Awwww - I love grey and white kittes! (Well - I love all kitties. But I've got a soft spot for that soft grey with white - and for black & white kitties).
Also - on that link you posted. If you put [IMG] at the beginning and [/IMG] at the end, the picture itself will turn up in the thread.
Are you sure kitty isn't owned by someone? You may want to call around to local shelters/vets and consider putting up a poster of kitty around the neighborhood, just to make sure.
Quick question - do you have other cats you will be taking with you when you move?
If not, the best thing to do is start putting the food you're feeding kitty into a crate (if you've got one - the bigger the better). Let him/her get used to going inside of something to eat.
Find a have-a-hart trap you can borrow. Is there someone who can feed the cat as you were while you move and get settled in? Because the best time to trap the cat to bring him/her home with you is once you've unpacked and are settled in your new place.
Cats are territorial and any territory move is very stressful. As you're moving in the very near future, I really, really, really would not recommend trapping kitty until you're moved and settled. The move would just further stress out kitty and probably undo any socialization progress made.
Kitty can be socialized inside instead of outside, but it will take time and patience on your part. The older kitty is, the longer socialization will take. If kitty was feral, add more time. If he's stray that's reverted to feral ways - you never know. Either humans were good and he got separated from them somehow - or he was abused, and humans are bad. Or a combo.
Once you're ready to trap kitty, here is a really useful link: http://www.thecatsite.com/forums/sho...threadid=11403
You can also use a box to camoflage the trap.
You can also use kitty litter instead of newspaper - pour it over the bottom of the trap until the wires are just covered. But either of these work only when it's not raining.
Cover the back seat of your car with a large plastic tarp and towels or blankets you're willing to have ruined (of course they can be washed, but just in case...). Kitty will be TERRIFIED, and will like pee or poop (or both). Have a light blanket you can throw over the top of the crate. Make sure you leave one end open for air movement - some cats also get car sick.
Kitty should go directly to the vet. He needs to be examined, probably de-wormed (medication the vet will provide), potentially de-ticked and de-flead, should be vaccinated - and if old enough (anything older than 7 weeks), really should be spayed or neutered.
When kitty is ready to come home (if spayed, may need to spend the night at the vets), you should have your new place ready.
Kitty should be confined to one room at first - the sanctuary room. Any room in the houes - but a small room is better, and one that is relatively quiet is better. There should be at least enough room for kitty's sleeping/hidey box, and for litter pan to be placed somewhere else, and for food and water to be not near the litter box. (A small bathroom really doesn't work well). Kitty should have places (you intentionally create) to hide, and the room should be cat-proofed. Especially as to hiding, cords, cords hanging from things like blinds, and plants. Many plants are toxic to cats but they'll chew on them anyway.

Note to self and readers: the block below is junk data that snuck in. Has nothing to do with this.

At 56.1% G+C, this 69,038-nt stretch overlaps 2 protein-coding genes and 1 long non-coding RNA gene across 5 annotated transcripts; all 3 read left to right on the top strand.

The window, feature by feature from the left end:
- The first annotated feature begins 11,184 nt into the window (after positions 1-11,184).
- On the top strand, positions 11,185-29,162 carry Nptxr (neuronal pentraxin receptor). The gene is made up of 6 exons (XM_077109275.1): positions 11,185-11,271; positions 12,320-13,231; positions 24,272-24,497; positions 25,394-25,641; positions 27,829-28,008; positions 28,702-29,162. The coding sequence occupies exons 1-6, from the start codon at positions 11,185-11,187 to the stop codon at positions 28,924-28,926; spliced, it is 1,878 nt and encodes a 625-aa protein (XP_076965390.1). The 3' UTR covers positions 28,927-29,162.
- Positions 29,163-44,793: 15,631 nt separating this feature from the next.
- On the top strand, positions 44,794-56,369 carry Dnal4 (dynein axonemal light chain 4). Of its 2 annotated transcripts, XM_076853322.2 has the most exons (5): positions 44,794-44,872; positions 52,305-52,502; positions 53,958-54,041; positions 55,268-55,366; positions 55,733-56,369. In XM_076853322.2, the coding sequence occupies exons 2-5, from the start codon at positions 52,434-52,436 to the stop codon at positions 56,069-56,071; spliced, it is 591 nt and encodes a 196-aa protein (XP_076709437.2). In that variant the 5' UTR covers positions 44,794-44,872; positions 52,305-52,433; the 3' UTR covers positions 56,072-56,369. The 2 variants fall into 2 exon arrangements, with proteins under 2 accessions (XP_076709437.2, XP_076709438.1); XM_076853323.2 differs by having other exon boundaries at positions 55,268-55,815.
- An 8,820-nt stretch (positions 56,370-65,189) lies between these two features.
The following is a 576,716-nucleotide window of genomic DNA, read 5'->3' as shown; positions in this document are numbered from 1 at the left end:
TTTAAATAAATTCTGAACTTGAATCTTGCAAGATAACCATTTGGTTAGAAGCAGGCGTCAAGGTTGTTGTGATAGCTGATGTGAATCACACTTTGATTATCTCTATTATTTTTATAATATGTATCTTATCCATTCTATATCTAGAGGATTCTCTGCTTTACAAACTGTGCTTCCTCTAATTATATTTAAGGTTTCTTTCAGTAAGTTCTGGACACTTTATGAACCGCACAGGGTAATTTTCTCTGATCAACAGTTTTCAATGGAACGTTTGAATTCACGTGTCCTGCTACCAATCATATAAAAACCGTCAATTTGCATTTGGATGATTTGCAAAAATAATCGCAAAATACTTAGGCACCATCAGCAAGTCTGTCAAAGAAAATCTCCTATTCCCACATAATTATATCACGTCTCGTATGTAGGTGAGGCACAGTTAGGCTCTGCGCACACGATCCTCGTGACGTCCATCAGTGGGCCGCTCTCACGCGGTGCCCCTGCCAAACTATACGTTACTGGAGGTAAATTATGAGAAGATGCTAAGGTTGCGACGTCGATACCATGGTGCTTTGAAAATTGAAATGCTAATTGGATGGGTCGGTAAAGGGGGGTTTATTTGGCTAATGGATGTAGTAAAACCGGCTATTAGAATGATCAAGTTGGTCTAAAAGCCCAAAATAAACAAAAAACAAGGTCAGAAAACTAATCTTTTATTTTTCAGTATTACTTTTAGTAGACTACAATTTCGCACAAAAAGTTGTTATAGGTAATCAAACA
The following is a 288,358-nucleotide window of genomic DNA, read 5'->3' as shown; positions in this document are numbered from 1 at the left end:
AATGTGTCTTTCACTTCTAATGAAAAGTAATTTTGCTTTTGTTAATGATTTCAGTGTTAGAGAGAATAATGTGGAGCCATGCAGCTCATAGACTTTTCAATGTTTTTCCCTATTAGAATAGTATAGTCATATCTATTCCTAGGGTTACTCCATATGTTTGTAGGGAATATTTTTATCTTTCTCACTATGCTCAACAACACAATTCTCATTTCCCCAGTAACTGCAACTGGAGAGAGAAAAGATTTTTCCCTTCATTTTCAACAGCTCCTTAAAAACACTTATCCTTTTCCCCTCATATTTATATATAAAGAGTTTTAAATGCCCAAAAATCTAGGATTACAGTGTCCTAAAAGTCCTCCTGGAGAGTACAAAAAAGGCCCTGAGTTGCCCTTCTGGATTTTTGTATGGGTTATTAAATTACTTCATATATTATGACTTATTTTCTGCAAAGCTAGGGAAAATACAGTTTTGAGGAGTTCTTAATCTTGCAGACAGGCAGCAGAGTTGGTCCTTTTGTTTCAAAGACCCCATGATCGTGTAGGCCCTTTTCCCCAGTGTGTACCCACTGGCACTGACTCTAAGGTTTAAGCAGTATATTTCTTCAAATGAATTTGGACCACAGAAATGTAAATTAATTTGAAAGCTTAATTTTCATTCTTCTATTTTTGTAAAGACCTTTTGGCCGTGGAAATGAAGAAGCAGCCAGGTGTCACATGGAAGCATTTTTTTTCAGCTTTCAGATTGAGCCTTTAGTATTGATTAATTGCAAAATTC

Make sure it has a nite light for night, and can be not totally light during the day. A radio tuned to a classical music station can help. Also, spraying Feliway (or getting the plug-in diffuser) can help.
Kitty may need to learn to use the litter pan. Best thing is to purchase potting soil THAT HAS NO ADDITIVES (like fertilizer - perlite or vermiculite is OK - better without it, but definitely no chemicals). Sprinkle a thin layer over the top of the kitty litter. This will help kitty make the adjustment.
Take a t-shirt or something, get it really sweated up, and put it under kitty's food dish. If you've got more t-shirts you can spare, you can put one in kitty's hidey box. You can also leave treats out for kitty on one. All of this helps kitty come to associate your smell with good things.
Get some toys for kitty. Our ferals always liked the small furry mice that rattle (small beans or peas or something inside of them) the best. All of them. We just discovered a new toy - kitty coils. They're long pieces of coiled plastic. Our cats have gone NUTS for them - they keep rolling when they bat them around, so they make moving targets.
Don't expect kitty to know what play is or what toys are. You may find that he starts to play with them when you're not around. An interactive wand toy will help, but introduce that later, when kitty is more comfortable in the new environment and with you.
The most important thing is to just spend time in the room with kitty doing something that has nothing to do with kitty - unless you're just reading out loud. Kitty doesn't know it's directed at him, it just helps him get used to you. It's really hard to ignore him or her - but it's really important that you do so - a lot. Patience is the key ingredient to successful socializing, and trust is the goal.
Links that may help you:http://www.pets911.com/organizations/organizations.php
Type in your zipcode, and a list should come up. Call around to find a trap to borrow, to ask about low-cost spay/neuter services, &etc.
When you're calling local vets to see if anyone's lost a kitty, you can also ask if they've got a trap you can borrow.
You can also use the links in my signature line to help find lots of other rescue-related resources (including articles on socializing, info about ferals, more links to low-cost spay neuter services, etc.)
Keep us posted!